FET frozen embryo transfer

Before I had my initial FET (frozen embryo transfer) consultation, I was clueless as to how it all worked. A FET is a “cycle in which the frozen embryos from a previous fresh IVF or donor egg cycle are thawed and then transferred back into the woman’s uterus”. (link) I was assured that it was less invasive, less expensive, and required far less appointments and meds compared to IVF (which I did 2.5 years ago). Sounds kind of amazing.

Since my 6 embryos are frozen in time (at 35 years old) and have great ratings, my doc was very optimistic that a FET would work. However, reading up on the success rate, it kind of took the wind out of my sail (stop googling, Camella)… I read that doing a FET is about the same as doing IVF, which is about 60% for someone between the ages of 35-40 (higher for those younger and obviously much lower for those over the age 40). Not as high as we had hoped.

I thought the thawing process would take away from its viability, but that is not the case as thawing a healthy blastocyst has a 90+% success rate (according to my doc). My husband and I talked about putting 2 embryos in to raise our chances (but of course are then terrified of twins at this stage). It all is starting to sound so real and I can’t help but start to feel anxious all over again.

Every fertility clinic is different naturally, but this will be the FET path I will take. And because our insurance changed recently and they don’t cover infertility (boo!), everything will be out of pocket, so I have included rough costs as well (since so many have asked).

Preparation for FET:

  1. Sonohysterogram (SHG)– Saline Water Test- a “mock” transfer is what they call it. Done before starting meds during a time when I’m not ovulating or menstruating. My uterus gets filled with saline to check if it has changed in shape since my last pregnancy, to detect any blockages in my tubes, check the uterine lining, and for polyps and fibroids. By measuring my uterus, they are able to know exactly where to drop the embryo during the transfer. Like hitting a target on the bullseye. ($750)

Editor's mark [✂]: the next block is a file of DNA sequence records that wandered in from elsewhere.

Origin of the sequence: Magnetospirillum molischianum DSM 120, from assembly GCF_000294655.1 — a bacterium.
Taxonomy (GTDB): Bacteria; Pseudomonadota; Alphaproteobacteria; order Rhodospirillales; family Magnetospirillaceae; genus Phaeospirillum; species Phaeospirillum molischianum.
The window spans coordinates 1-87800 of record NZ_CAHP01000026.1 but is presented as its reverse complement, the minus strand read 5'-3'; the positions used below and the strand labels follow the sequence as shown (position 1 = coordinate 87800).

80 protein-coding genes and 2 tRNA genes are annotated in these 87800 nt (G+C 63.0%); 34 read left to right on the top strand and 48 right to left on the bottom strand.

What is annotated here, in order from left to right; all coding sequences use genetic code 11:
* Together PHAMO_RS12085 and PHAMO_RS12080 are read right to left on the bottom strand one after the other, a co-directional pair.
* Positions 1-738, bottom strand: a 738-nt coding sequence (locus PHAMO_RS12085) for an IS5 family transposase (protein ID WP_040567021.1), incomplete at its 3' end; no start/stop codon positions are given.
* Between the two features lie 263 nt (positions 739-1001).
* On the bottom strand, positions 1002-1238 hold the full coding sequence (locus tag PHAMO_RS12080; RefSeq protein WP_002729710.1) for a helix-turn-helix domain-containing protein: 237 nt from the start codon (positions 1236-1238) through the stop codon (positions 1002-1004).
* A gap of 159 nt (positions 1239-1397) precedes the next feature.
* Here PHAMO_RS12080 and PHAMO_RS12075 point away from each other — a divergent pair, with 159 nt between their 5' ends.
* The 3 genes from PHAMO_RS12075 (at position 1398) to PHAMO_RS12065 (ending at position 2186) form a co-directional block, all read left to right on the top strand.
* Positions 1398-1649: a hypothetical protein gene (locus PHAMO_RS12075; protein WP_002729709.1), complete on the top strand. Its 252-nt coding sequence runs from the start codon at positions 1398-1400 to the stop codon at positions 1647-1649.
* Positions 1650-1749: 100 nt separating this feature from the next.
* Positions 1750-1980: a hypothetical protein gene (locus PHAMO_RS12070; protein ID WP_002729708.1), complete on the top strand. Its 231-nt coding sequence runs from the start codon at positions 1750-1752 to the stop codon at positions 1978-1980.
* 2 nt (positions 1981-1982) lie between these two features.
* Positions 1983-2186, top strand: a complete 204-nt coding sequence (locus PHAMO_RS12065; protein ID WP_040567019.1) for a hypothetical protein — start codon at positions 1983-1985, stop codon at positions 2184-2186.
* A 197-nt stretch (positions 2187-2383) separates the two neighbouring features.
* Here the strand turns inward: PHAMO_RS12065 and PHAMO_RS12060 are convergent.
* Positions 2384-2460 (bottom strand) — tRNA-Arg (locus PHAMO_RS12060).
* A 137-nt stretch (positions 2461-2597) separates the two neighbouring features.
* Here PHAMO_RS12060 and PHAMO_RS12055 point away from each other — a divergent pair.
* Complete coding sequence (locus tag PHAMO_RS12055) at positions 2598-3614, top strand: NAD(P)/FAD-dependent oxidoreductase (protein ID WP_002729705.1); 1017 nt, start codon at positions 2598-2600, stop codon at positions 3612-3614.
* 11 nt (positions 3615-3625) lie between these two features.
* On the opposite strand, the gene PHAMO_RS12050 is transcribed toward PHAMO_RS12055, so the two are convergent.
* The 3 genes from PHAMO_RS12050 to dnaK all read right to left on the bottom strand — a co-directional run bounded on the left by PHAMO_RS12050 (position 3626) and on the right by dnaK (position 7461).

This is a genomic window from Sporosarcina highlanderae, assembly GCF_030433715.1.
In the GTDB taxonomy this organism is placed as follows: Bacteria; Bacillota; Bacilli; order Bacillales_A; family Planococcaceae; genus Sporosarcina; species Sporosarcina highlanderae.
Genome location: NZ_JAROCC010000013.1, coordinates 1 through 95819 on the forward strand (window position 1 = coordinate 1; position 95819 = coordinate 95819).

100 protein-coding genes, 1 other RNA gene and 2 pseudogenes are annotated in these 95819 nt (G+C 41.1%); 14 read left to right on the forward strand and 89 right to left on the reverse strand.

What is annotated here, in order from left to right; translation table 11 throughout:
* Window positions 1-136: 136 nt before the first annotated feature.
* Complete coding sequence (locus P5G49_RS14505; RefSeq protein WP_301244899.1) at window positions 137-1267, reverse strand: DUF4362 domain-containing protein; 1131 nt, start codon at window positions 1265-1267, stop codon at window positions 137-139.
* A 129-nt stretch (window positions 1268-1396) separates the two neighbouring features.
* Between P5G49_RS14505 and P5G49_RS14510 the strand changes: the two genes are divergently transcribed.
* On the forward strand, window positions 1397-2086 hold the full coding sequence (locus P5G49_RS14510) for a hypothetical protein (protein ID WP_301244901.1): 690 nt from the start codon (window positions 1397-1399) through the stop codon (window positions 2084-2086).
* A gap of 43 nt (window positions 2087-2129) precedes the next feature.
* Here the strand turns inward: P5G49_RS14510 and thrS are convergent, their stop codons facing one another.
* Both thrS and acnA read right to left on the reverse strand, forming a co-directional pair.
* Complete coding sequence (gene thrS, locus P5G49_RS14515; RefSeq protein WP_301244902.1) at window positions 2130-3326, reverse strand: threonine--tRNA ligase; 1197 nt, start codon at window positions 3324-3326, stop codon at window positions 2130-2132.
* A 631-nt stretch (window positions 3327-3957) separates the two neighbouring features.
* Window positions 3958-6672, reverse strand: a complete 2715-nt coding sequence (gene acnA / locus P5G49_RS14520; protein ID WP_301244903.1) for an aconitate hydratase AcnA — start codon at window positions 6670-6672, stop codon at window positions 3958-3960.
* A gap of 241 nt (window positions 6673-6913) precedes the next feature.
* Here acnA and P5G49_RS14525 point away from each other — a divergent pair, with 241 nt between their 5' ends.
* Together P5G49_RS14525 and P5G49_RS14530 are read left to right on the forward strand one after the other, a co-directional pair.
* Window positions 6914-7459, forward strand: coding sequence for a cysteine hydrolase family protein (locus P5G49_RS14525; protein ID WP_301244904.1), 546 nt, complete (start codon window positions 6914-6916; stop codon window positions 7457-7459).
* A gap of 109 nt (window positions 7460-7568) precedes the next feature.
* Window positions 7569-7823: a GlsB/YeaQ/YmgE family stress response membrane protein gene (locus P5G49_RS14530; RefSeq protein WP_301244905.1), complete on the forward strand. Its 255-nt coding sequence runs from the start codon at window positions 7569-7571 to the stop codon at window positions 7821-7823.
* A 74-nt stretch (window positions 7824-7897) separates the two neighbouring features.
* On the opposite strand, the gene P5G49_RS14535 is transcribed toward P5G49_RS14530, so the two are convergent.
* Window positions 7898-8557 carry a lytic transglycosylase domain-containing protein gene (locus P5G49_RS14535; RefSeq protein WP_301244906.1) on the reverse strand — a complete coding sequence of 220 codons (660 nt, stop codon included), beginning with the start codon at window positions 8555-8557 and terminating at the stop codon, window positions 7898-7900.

2. Ultrasound– around day 21 of menstrual cycle to check for any cysts or polyps and get a feel as to what my uterine lining looks like after I’ve ovulated. Need to make sure the embryos new home is not tainted during that magic week of my cycle. ($120)
  3. Medication– to begin on the 1st day of my next menstrual cycle. No injections this time. Hurray! They prescribe me estrogen patches (Estradiol) and progesterone gel suppositories (Crinone) because that was the exact same meds I had taken the first time I did IVF, which worked well with my body. Only bummer part is that the first time my insurance covered most of it… this time, not so much. I got charged a whopping ($1750). Ouch. Apparently other brands are a lot cheaper, they just didn’t want to take the risk. For almost 2k, I could get an amazing new handbag.
  4. Blood Test– After 3 days of starting meds, I take a blood test to show my progesterone and estrogen levels to see how my body is handling them. They then can make adjustments. ($150)
  5. Blood Test II– More blood work before transfer to make sure my body is ready to rock. They are tricking my body in thinking it’s pregnant so it’s perfect for implantation (sounds so sci-fi). ($150)
  6. The FET– ($1500-$2000) 3 weeks after starting my meds, the transfer will take place. From what I remember, that part was a walk in the park. A little valium, a little prodding… and then… the 2 week wait… which, let’s face it, is the worst part of it all.
  7. Post-Tests– To check HCG and progesterone levels as well as ultra sounds to see the sac and the sac growth. (they say it should grow 1mm per day). 2-3 visits minimum ($250-$350 each)

After adding the costs together, a FET can cost anywhere between $4000-$6000. It’s expensive,  but it’s significantly less than undergoing IVF, which costs more than double. Why I waited to do a FET is beyond me. Oh yea… fear, not being ready, anxiety, afraid of failure…  those are valid reasons… but after being informed about the procedure, I felt confident and optimistic and I was ready to start the process.

Ok period… I’m ready for you now, then I can start my meds and get on with this…

 

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